Ford Credit Europe (FCE) has reported a sharp
fall in first-quarter profit, blaming a weak pound and a smaller
fleet of vehicles following disposals by its parent company, Ford
Motor Company.

Pretax profit for the quarter to March 31 was
£68m, down 23% from £88m in the same quarter a year earlier, FCE
said in results announced last week.

An FCE spokesman said that Ford’s sale of car
brands Jaguar and Land Rover in 2008, and Volvo last year, had
shrunk the size of FCE’s car fleet. This caused a fall in revenues
from old and new car-finance contracts.

“The decrease in PBT when compared to Q1 2010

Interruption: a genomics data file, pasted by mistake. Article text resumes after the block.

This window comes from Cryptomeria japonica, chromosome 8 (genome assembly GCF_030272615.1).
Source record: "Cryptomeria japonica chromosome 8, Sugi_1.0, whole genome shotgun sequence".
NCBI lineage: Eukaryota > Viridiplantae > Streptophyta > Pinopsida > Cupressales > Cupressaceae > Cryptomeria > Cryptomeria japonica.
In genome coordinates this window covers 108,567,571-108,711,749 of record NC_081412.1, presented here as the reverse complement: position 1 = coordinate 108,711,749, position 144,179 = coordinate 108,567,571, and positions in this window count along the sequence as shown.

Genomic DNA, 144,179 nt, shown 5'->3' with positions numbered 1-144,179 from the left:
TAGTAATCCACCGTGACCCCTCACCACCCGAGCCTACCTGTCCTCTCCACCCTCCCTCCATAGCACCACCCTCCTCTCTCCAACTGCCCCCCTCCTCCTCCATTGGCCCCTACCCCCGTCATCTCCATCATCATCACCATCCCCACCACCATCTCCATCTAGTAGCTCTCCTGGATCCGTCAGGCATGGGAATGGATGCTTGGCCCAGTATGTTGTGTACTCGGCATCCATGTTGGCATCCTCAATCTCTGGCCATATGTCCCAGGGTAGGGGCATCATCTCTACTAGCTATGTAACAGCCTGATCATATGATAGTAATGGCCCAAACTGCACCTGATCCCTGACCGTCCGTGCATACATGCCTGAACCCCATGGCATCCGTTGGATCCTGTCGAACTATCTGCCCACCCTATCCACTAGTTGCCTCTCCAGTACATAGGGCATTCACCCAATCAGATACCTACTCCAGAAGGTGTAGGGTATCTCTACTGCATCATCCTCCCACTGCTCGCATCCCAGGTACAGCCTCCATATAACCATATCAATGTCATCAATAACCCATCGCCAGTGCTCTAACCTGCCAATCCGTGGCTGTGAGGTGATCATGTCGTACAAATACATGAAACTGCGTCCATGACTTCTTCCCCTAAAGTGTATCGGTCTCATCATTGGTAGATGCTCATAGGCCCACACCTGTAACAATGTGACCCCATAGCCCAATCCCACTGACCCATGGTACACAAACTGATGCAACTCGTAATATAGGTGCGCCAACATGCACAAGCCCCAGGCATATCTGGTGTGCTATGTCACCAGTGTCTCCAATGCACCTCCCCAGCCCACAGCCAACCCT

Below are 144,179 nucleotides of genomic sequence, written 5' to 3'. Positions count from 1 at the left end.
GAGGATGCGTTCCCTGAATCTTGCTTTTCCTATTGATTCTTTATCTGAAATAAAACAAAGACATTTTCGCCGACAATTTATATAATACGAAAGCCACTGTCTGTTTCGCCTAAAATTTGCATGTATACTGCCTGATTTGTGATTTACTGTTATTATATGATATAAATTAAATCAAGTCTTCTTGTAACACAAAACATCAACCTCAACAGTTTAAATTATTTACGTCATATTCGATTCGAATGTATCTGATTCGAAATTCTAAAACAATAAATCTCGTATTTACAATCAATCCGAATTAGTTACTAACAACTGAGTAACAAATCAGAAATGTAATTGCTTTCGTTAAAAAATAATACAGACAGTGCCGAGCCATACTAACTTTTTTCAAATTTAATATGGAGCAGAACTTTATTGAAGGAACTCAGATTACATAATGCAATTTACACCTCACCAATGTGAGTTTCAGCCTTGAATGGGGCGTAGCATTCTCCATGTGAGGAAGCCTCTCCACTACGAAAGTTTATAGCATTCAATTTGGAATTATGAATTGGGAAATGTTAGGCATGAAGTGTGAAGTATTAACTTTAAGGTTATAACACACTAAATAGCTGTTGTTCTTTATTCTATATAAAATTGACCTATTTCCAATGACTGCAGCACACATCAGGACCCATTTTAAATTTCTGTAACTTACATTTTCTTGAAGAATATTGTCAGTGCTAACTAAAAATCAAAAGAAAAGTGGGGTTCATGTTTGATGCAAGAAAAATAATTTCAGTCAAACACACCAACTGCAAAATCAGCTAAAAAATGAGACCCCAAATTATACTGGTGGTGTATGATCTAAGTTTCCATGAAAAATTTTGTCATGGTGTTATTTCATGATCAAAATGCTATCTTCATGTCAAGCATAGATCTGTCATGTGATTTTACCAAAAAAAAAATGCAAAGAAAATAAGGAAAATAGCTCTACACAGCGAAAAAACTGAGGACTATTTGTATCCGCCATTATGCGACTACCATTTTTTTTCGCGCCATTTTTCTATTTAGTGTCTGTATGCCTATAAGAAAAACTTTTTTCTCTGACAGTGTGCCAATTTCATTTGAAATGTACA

mainly reflects the adverse impact of fair value adjustments to
financial instruments and foreign exchange, the impact of a lower
receivable base and reductions in amounts released from credit loss
reserves,” FCE said in a statement.

These effects were partially offset by
improved credit loss performance, with both reduced credit losses
and strong recoveries from previously impaired assets, FCE
added.

FCE’s average loans and advances increased
during the first quarter, mainly reflecting the normal seasonal
increase in dealer wholesale receivables and the impact of the
stronger Euro during the period, it said.

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